AUSTIN — Two West Side churches are offering a $10,000 reward to whoever can help investigators find the person who shot and killed 55-year-old Tracey Showers Tuesday near her Austin home.
About 9:25 p.m. Tuesday, Showers was sitting in her car outside her home with her daughter, Janea Kitchen, in the backseat. Someone fired shots, said Showers’ husband, Pernell Showers. Kitchen ducked, but her mother was hit in her face and killed.
Police are investigating, a department spokesperson said. No arrests have been made.
Pernell Showers said at a Wednesday news conference he hopes the community remembers her as a leader who cared deeply for others. She worked as a missionary for Greater St. John Bible Church and has provided clothing, food and help to people in need, he said.
“The light that shines so bright in my family dimmed,” Pernell Showers said. “This community will suffer because Tracey is not in it. She spent many years serving the community and tirelessly working to make sure everyone had something.”
Janea Kitchen, speaking through tears at the news conference, said her mother was someone who inspired her and made her proud to be part of the church community.
“She loved her church, her family and anyone she came into contact with,” Kitchen said. “I love you, mom. I’m so proud of you.”
The Rev. Ira Acree said Tracey Showers kept church missions going during the height of the COVID-19 pandemic by giving away food and clothing and providing other church services. He wants her to be remembered by the Austin community as a person who provided hope, he said.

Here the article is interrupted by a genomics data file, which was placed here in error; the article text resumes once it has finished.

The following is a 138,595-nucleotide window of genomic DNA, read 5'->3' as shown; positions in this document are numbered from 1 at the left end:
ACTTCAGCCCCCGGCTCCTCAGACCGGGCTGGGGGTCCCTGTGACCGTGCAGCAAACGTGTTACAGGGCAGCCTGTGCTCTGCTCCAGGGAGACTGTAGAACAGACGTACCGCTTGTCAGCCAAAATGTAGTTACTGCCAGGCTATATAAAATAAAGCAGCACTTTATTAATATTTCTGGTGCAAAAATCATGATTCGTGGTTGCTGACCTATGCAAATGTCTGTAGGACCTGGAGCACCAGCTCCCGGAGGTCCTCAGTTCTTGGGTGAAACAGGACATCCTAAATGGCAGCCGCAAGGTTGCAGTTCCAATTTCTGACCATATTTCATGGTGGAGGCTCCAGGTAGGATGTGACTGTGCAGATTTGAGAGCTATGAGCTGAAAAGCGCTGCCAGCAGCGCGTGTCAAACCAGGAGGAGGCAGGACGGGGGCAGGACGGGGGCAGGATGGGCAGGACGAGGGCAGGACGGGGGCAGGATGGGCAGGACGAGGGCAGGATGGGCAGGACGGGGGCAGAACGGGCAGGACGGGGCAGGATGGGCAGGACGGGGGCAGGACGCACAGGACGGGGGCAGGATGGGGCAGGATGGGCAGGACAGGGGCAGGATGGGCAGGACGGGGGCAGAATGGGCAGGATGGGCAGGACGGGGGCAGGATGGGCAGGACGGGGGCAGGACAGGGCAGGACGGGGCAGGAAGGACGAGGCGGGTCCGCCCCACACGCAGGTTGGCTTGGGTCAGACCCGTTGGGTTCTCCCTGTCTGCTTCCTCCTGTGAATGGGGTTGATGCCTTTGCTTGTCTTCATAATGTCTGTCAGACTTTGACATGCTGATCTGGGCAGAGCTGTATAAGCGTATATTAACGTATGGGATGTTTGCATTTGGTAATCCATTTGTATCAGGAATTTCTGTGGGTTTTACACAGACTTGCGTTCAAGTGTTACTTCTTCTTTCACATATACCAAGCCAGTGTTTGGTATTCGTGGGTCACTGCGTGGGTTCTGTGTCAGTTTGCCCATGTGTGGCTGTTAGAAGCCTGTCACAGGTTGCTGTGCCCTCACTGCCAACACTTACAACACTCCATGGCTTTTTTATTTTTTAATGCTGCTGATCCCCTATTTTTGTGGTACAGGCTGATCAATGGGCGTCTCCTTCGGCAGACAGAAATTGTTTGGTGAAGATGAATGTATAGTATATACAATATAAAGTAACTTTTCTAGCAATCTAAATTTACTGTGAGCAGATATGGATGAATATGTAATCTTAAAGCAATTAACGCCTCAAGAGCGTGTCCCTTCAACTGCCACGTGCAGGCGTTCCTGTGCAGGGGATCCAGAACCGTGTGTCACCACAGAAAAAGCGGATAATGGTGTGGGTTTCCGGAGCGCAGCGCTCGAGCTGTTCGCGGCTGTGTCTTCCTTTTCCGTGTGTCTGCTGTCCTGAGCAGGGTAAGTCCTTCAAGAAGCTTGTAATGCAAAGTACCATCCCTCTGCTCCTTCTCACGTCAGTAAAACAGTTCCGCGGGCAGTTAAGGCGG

“She saved so many lives and made our church more relevant than ever,” Acree said. “She was one of the people pivotal to keeping these doors open. She risked her life in the middle of a pandemic to help people out.”
This church and another nearby church are pitching in for a $10,000 reward to anyone who can help identify the person who killed Showers.
Ald. Chris Taliaferro (29th) said he knew Tracey Showers as a fellow attendee of the church. He said that while he offers prayers and condolences, that is not enough to stem the tide of violence.
“This community will be feeling a tragic loss from this awful violence,” Taliaferro said. “We have to work harder, because families are hurting. Whether it happened in my ward is irrelevant. Our city just needs to be better.”